This is a rare occurrence, with the most recent out-of-band patch release coming in April 2007.

No details regarding the specific nature of the vulnerability were included in the notification. The patch was scheduled for release at 1:00 pm EDT on Thursday, 23 October. However, as of the time of this blog post, only one of my PC's have detected any updates from the mother-ship.

Microsoft's announcement: Advance Notification for Out-of-band release

Wednesday, October 22, 2008

Bright spots in the storm

EMC (NYSE: EMC) announced that third quarter performance was slightly worse than they expected at the beginning of the year, but better than analysts had feared. Remember that the wheels really didn't start coming off of the economic bus until mid-September. Nevertheless, the we saw significant economic turmoil during July (oil and gas prices) and August (Fannie Mae & Freddie Mac). Perhaps these kinds of events weren't seen having a severe impact on commercial markets, but finance companies are some of the biggest customers of big data storage products.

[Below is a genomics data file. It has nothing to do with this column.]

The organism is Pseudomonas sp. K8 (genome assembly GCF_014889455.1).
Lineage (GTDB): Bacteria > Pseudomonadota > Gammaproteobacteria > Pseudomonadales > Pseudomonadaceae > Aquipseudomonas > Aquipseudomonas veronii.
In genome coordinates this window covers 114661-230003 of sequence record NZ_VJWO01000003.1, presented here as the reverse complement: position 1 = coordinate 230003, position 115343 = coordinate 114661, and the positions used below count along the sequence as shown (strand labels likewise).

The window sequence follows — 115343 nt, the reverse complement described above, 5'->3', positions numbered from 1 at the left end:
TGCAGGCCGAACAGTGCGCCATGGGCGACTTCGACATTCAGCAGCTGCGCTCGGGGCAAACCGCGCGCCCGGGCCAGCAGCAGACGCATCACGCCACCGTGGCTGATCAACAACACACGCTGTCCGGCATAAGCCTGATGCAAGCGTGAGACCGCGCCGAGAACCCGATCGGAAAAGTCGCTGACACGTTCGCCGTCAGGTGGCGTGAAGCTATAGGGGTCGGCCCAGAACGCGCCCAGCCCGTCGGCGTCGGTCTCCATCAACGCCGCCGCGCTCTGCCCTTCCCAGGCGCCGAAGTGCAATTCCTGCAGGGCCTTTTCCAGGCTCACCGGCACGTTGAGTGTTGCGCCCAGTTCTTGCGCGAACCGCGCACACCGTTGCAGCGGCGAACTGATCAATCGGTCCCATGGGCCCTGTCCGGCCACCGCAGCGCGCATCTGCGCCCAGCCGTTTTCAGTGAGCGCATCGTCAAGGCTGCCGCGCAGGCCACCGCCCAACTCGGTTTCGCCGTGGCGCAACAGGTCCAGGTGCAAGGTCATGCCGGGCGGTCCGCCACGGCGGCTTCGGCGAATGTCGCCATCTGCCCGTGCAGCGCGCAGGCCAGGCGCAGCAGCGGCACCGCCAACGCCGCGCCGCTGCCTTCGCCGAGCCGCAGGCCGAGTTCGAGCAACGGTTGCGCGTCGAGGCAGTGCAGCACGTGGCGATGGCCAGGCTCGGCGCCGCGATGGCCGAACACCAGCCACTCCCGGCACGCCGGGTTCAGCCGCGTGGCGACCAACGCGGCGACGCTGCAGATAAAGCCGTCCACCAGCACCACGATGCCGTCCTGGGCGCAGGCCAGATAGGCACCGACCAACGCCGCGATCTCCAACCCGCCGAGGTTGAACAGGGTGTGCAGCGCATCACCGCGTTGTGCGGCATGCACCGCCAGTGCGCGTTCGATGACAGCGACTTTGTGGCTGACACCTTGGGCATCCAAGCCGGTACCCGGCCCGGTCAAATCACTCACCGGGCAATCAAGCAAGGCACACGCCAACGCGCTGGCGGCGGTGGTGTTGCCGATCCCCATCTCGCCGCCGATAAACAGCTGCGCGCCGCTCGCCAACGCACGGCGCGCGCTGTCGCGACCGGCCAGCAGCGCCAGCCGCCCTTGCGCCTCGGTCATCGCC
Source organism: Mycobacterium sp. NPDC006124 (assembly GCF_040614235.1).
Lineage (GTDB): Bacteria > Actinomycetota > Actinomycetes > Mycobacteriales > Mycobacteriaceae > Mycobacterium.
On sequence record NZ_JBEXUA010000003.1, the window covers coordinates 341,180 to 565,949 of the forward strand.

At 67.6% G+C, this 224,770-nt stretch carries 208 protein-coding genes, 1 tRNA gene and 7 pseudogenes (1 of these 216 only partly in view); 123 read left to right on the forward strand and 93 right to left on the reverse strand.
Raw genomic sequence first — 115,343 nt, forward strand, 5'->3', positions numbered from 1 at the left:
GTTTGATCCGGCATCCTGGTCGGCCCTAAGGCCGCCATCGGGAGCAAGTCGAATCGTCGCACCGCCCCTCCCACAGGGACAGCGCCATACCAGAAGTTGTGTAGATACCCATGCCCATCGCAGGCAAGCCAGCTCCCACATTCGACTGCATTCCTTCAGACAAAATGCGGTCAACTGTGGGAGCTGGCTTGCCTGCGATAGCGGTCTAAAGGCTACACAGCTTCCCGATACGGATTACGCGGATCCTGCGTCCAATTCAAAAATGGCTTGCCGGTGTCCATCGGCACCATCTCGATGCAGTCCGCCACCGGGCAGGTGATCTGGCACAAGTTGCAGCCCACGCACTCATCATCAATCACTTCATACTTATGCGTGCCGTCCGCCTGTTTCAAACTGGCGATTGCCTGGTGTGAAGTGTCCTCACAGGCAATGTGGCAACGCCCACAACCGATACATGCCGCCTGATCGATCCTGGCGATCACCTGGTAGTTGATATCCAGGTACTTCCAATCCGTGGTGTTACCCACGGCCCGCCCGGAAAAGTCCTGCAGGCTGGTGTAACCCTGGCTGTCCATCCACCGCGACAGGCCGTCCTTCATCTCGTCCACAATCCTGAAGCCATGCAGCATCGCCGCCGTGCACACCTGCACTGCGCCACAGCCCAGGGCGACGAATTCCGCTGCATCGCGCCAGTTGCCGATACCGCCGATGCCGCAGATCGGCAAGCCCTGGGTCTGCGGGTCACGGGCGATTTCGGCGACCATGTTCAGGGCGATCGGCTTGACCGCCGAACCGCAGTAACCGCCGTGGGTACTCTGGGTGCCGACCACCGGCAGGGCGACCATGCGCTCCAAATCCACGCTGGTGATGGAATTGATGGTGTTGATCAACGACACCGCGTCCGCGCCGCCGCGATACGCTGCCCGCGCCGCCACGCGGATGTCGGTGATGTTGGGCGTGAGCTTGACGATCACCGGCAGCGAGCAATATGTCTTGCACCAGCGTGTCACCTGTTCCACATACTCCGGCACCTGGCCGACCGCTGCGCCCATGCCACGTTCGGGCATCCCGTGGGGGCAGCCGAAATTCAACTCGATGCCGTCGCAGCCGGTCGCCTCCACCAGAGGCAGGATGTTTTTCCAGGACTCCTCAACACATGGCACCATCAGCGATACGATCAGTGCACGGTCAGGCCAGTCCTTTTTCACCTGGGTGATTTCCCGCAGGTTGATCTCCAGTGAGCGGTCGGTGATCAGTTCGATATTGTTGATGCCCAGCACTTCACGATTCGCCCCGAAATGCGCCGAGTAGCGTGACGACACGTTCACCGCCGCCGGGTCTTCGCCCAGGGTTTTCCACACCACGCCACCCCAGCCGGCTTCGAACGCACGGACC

In my view, companies like EMC are lagging indicators of economic conditions. That's because the bulk of their revenue comes from large infrastructure initiatives that are planned out several months in advance.

On the other hand, Apple (NASDAQ: APPL) is more of a current indicator. They announced a 26% increase in profit for the quarter. For a company that relies relatively heavily on the consumer market, this is a remarkable result. Again, we're talking about a quarter that featured $4 gasoline and all manner of dire economic prognosticating in the main-stream media. AT&T (NYSE: T) also got a boost from Apple's sales, which will help them weather the current storm.

So what does this mean? To me, it means that the real situation is bad, but not as bad as some might think. The 4th quarter will be worse than the 3rd quarter, but the 1st quarter will look better than the 4th. And when we look back at the period from July 08 to July 09, we'll see a bottoming out and the start of slow recovery. At least, that's my opinion.

WSJ Article - Apple (link requires subscription)
WSJ Article - EMC (link requires subscription)
WSJ Article - AT&T (link requires subscription)

Tuesday, October 21, 2008

Technology Leadership during tough times

What is your firm's response to the dark economic clouds that have made their way from their horizon to just over head? Is it coming in the form of across-the-board budget reductions? Have you discontinued the use of contract labor and consultants? Are you putting off maintenance? Is the firm's response targeted on specific initiatives?